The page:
Here’s a look at this week’s Capitol Hill-centric highlights from the City Council’s chambers:
- On Monday, State Sen. Pramila Jayapal announced her endorsement for City Council member Kshama Sawant, who’s running for the Capitol Hill-centered District 3 position this year. In a statement, Jayapal underscored Sawant’s ability to work collaboratively as the three other District 3 candidates have dinged Sawant in various ways for being too adversarial:
“I was proud to work with Kshama to fight for a $15 minimum wage. She combines a principled approach, a willingness to listen, and the ability to move critical legislation that affects our most vulnerable communities,” Jayapal said.
Jayapal is backing a measure in the senate to raise the statewide minimum wage to $12 an hour over four years. She represents the 37th District, which includes Central Area neighborhoods south of Madison St. down to Renton and overlaps with part of Council District 3.
- Mayor Ed Murray has said that implementing a universal pre-K program in Seattle would be the most important thing he’ll ever do as mayor. Earlier this month the mayor submitted that pre-K plan to Council, where it’s up for a public hearing this week. Last year, voters approved a 4-year levy to offer free pre-K schooling to a quarter of Seattle’s 3- and- 4-year-olds and make subsidies available for the rest. Included in the implementation plan up for consideration is a sliding fee schedule that offers free pre-school for those at or below 300% of the federal poverty line. The Wednesday meeting of the Council’s education committee will feature a presentation by researchers from the Bill and Melinda Gates Foundation as well as a panel of pre-K experts that will include Dr. Debra Sullivan of Seattle Central College.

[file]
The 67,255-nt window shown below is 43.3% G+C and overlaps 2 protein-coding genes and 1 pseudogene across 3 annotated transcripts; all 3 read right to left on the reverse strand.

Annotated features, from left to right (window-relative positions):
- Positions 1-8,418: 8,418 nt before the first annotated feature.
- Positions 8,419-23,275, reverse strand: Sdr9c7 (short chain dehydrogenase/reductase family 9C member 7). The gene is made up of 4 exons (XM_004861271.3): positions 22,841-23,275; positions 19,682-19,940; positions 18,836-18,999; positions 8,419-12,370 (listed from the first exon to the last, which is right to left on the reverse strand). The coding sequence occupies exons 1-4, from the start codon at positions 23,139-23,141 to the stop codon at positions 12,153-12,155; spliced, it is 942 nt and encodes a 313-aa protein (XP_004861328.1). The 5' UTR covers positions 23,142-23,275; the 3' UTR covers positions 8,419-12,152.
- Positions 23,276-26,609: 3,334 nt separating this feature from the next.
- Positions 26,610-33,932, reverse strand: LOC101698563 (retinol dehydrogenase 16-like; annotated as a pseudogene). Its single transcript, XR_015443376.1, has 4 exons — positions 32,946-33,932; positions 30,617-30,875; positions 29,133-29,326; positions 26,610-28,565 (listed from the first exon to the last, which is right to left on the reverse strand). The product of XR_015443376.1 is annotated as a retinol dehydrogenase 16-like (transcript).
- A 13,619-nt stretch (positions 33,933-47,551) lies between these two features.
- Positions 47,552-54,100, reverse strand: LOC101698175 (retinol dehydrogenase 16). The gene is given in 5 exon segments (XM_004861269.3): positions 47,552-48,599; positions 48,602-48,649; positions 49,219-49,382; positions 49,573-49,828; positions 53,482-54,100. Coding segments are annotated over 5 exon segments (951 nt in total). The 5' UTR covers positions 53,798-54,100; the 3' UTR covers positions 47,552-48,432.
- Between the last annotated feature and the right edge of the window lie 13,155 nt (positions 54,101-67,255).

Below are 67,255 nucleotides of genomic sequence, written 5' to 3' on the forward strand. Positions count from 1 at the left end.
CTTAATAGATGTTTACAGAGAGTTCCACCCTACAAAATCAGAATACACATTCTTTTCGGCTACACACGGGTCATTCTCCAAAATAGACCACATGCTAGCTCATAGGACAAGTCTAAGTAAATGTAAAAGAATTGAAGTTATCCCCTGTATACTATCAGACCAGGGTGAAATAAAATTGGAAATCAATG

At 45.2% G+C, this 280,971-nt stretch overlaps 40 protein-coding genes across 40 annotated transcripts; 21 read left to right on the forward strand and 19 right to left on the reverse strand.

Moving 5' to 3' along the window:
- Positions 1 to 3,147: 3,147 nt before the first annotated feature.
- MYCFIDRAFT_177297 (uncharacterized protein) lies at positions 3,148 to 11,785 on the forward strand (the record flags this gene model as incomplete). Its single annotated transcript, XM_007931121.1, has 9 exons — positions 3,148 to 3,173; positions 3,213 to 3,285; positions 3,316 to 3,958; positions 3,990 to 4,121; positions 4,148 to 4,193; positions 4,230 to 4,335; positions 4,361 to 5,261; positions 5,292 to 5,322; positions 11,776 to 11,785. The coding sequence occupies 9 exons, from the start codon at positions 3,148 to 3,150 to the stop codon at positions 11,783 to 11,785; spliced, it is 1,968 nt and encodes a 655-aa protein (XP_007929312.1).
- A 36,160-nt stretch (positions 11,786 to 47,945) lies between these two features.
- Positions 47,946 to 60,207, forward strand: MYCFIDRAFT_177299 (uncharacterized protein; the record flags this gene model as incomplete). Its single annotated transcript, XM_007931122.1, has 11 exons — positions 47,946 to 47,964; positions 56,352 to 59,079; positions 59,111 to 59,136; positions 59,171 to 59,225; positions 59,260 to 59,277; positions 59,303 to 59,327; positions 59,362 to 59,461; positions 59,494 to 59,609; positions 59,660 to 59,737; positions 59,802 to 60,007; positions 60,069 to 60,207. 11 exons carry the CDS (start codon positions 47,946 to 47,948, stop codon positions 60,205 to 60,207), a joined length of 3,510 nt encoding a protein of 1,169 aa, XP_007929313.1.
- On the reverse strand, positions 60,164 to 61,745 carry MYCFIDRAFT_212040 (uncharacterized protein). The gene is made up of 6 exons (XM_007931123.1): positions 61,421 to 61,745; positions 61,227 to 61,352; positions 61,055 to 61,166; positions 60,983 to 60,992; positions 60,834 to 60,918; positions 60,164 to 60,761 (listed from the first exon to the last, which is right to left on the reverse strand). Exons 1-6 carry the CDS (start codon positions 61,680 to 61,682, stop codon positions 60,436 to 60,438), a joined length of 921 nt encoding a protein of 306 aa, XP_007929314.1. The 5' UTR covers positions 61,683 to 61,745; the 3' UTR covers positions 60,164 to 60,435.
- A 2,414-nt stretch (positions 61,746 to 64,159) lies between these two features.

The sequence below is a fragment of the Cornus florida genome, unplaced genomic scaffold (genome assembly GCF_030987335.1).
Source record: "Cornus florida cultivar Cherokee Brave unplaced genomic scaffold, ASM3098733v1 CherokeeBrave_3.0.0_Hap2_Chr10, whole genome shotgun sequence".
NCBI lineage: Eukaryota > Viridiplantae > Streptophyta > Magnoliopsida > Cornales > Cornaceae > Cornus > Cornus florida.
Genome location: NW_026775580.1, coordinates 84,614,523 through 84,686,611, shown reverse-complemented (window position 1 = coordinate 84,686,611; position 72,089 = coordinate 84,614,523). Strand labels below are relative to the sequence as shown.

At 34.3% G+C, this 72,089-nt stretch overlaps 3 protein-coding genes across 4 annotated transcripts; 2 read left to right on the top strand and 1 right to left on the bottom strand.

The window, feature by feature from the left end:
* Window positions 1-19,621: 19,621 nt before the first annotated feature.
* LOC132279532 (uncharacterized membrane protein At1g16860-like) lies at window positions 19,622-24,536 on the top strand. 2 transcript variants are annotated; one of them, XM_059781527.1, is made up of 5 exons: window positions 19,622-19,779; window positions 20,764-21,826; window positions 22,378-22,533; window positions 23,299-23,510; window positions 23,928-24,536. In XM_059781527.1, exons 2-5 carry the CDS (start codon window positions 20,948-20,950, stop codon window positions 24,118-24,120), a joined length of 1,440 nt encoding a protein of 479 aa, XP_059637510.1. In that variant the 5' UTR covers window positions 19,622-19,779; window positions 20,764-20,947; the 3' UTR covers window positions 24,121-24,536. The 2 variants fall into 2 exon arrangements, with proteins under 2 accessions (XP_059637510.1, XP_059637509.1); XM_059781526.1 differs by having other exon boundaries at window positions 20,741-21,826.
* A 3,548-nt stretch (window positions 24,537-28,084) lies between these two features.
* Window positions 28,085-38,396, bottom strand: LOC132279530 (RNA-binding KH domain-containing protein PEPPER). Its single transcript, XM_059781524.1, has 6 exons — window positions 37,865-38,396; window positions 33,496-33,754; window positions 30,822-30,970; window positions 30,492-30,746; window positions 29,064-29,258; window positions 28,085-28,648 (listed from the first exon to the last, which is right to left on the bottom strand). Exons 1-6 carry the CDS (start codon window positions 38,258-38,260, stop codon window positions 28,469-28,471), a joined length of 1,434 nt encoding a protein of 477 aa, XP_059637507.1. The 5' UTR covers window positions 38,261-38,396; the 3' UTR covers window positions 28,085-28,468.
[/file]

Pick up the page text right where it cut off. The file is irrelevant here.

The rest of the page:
- The City Librarian will present the annual library levy report to city council members on Tuesday. Part of a $2.5 million maintenance budget included safety improvements made to the Captiol Hill branch.
- Now and then some City Council members like to use their position to weigh in on international issues (remember last year’s flare-up over Sawant’s letter on Gaza?). Council member Mike O’Brien has put forth a resolution to state the council’s opposition to the Trans-Pacific Partnership, a free trade agreement President Barack Obama is quietly hammering out with 11 other Pacific nations. Among the many reasons laid out in the resolution to oppose the TPP, one section argues that the TPP “threatens Seattle’s work force by forcing the U.S to waive ‘Buy American’ or ‘Buy Local’ requirements.” Council members will discuss the resolution during Thursday’s Planning, Land Use, and Sustainability Committee meeting.